Sunglasses: Why designer brands don't protect better than dollar storeHealth 

Sunglasses: Why designer brands don’t protect better

We are always told how important sunscreen is for UV protection, but what about protecting our eyes? A good pair of sunglasses is just as important as sunscreen to filter out the sun’s harmful rays.

For a lot of people, style and comfort come first when choosing a pair of sunglasses, however, most people fail to consider the most important aspect – the amount of ultraviolet radiation the lenses will screen. Sunglasses are considered a preventative health product by doctors who stress that not all of them are created equally.

Brand names such as Bulgari and Prada can run upwards of $500 without the added expense of prescription lenses. Even more moderate brand names such as REVO or Ray-Ban can still set you back a few hundred.

“A significant chunk of what you pay for isn’t the quality of the lenses, it’s the brand,” says Dr. Reza Dana, director of the cornea and refractive surgery service at Massachusetts Eye and Ear Infirmary. He explains that making UV protection lenses “isn’t very expensive technology.”

While spending more may earn you a better quality frame, it does not have to be a lot more. Dr. Jay Duker of Tufts Medical Center says that for a reasonable sum, consumers should be able to buy a pair of decent quality sunglasses with polarizing lenses to cut out glare, something that is very important for dealing with snow-glare and water-glare. The medical benefits are not normally warranted paying anything beyond that.

What do you need to know when choosing sunglasses? One of the first things consumers should be aware of is that most sunglasses are made by the same company. Italian sunglass manufacturer Luxottica makes sunglasses for a wide range of brand names including Oakley, Ray-Ban, Bulgari, Dolce & Gabanna, Burberry, Polo Ralph Lauren, Stella McCartney, Vogue, Tiffany, Tory Burch, Chanel, Paul Smith, Versace, Persol, Donna Karen, Persol and Miu Miu, to name a few.

“We manufacture about 70% of those brands in our factories in Italy and the balance in America and China,” says Luxottica spokesman Luca Biondolillo. “We do the design, the manufacturing and the marketing,” he adds.

While the company says it makes most of those brands under license, they own several of those brands themselves including Oliver Peoples, Ray-Ban, REVO and Oakley.

Consumers should also be aware of the fact that in many instances, it’s the same company that also sells the sunglasses. Luxottica not only produces sunglasses, they also own Pearle Vision, LensCraftes and Sunglass Hut.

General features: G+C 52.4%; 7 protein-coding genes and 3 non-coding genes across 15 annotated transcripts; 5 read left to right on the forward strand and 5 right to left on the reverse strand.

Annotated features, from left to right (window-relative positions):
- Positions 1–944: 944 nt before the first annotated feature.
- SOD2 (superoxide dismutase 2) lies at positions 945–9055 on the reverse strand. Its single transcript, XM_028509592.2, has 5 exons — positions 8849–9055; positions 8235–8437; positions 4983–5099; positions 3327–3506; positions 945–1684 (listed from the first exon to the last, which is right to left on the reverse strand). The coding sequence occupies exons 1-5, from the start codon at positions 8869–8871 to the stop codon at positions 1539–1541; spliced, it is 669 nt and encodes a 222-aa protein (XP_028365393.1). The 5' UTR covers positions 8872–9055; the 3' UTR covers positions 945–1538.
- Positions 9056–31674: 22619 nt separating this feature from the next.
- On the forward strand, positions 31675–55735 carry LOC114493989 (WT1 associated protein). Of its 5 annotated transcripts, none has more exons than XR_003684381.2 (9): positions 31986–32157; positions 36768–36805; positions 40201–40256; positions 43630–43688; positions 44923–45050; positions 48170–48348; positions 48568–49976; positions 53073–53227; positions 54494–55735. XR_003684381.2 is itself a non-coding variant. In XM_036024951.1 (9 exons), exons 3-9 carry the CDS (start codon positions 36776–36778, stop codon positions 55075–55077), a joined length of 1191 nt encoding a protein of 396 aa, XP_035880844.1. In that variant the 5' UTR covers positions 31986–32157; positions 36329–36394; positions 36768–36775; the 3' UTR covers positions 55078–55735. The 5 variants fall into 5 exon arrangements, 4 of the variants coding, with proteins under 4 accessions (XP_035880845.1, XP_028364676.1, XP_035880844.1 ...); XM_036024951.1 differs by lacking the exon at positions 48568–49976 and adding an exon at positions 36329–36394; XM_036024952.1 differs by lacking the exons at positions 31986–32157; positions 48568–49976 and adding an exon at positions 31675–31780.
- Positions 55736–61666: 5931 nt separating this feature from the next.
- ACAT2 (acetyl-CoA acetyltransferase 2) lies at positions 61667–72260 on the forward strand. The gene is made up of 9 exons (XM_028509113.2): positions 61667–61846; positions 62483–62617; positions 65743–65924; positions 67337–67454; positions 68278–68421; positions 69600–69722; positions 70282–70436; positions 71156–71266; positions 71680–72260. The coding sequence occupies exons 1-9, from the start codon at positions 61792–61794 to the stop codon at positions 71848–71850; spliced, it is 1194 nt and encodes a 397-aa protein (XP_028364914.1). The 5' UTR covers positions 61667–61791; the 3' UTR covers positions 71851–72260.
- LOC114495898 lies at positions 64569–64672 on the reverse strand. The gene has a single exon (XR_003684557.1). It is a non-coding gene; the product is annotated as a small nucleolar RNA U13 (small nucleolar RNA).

When choosing sunglasses, brand names are not necessarily better. Harvard Health says that sunglasses do not need to come with a designer label to do their job properly and that consumers should be aware that dark lenses are not necessarily better.

Sunglasses are labeled according to guidelines for UV protection established by the American National Standards Institute (ANSI). Harvard Health says that before buying sunglasses, look at the ANSI label. Even inexpensive sunglasses can be effective, however, a darker looking lens may not provide better UV protection than a lighter lens.

Harvard Health explains that the darkness of a lens only affects the visible light not UV light. Protection from harmful rays is conferred by coatings applied to the lens, but, it is a good idea to have a few different pairs of tint levels for different uses.

What to look for

Non-prescription sunglass lenses have been regulated since 1998. They are considered medical devices and need to be impact-resistant (different than shatterproof), non-flammable and non-toxic. When searching for a pair of sunglasses, Harvard Health says to look for 99% or 100% UV protection or UV400. For size, the larger the lenses, the better protection they offer. For example, wrap around lenses are best because they prevent UV rays from entering at the sides. Think Jackie O and not Yoko Ono.

Harvard Health also points out that there is no direct relationship between the cost of a pair of sunglasses the the protection they offer. As long as the label specifies 99% or 100% UV protection (or UV400), and inexpensive dollar store pair will do the same job as a pricier pair of designer sunglasses.

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